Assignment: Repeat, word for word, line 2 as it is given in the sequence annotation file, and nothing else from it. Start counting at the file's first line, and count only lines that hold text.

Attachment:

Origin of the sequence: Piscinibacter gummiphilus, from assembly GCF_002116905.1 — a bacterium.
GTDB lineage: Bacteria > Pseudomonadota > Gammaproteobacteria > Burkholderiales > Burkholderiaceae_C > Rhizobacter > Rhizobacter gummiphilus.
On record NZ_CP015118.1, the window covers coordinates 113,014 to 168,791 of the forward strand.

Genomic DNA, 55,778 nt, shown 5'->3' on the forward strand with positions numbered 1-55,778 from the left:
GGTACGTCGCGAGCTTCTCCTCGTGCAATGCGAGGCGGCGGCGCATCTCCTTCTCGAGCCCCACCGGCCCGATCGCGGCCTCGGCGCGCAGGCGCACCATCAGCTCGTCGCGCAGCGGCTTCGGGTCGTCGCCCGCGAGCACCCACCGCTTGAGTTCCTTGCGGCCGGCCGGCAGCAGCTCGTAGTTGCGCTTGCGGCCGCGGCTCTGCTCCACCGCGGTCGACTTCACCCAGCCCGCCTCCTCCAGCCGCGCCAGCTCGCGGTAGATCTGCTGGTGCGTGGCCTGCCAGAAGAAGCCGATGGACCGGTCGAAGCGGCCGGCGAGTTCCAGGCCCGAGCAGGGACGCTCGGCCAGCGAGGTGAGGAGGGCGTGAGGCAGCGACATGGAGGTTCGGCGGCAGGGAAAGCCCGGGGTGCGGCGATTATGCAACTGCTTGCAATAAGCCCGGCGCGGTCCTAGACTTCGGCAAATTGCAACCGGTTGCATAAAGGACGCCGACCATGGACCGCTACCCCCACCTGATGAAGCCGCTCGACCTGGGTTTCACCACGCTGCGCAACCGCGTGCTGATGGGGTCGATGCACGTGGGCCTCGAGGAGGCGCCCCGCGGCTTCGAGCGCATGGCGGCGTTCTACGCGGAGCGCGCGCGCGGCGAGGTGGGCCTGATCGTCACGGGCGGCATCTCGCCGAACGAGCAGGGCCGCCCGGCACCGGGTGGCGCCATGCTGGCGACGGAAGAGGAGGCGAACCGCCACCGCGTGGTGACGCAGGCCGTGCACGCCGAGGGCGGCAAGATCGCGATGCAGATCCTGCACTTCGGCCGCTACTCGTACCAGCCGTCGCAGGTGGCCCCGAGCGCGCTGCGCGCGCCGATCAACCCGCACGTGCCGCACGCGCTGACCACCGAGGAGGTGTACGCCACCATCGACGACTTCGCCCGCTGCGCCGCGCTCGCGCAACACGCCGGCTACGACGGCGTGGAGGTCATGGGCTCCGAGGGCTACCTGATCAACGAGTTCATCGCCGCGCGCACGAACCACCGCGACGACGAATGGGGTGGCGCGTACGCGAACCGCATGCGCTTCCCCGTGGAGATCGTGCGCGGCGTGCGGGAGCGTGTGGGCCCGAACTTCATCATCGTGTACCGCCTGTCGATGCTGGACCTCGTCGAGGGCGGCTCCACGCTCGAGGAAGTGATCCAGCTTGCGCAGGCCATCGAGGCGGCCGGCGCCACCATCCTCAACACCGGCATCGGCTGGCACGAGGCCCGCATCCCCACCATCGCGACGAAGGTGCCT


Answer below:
GTDB lineage: Bacteria > Pseudomonadota > Gammaproteobacteria > Burkholderiales > Burkholderiaceae_C > Rhizobacter > Rhizobacter gummiphilus.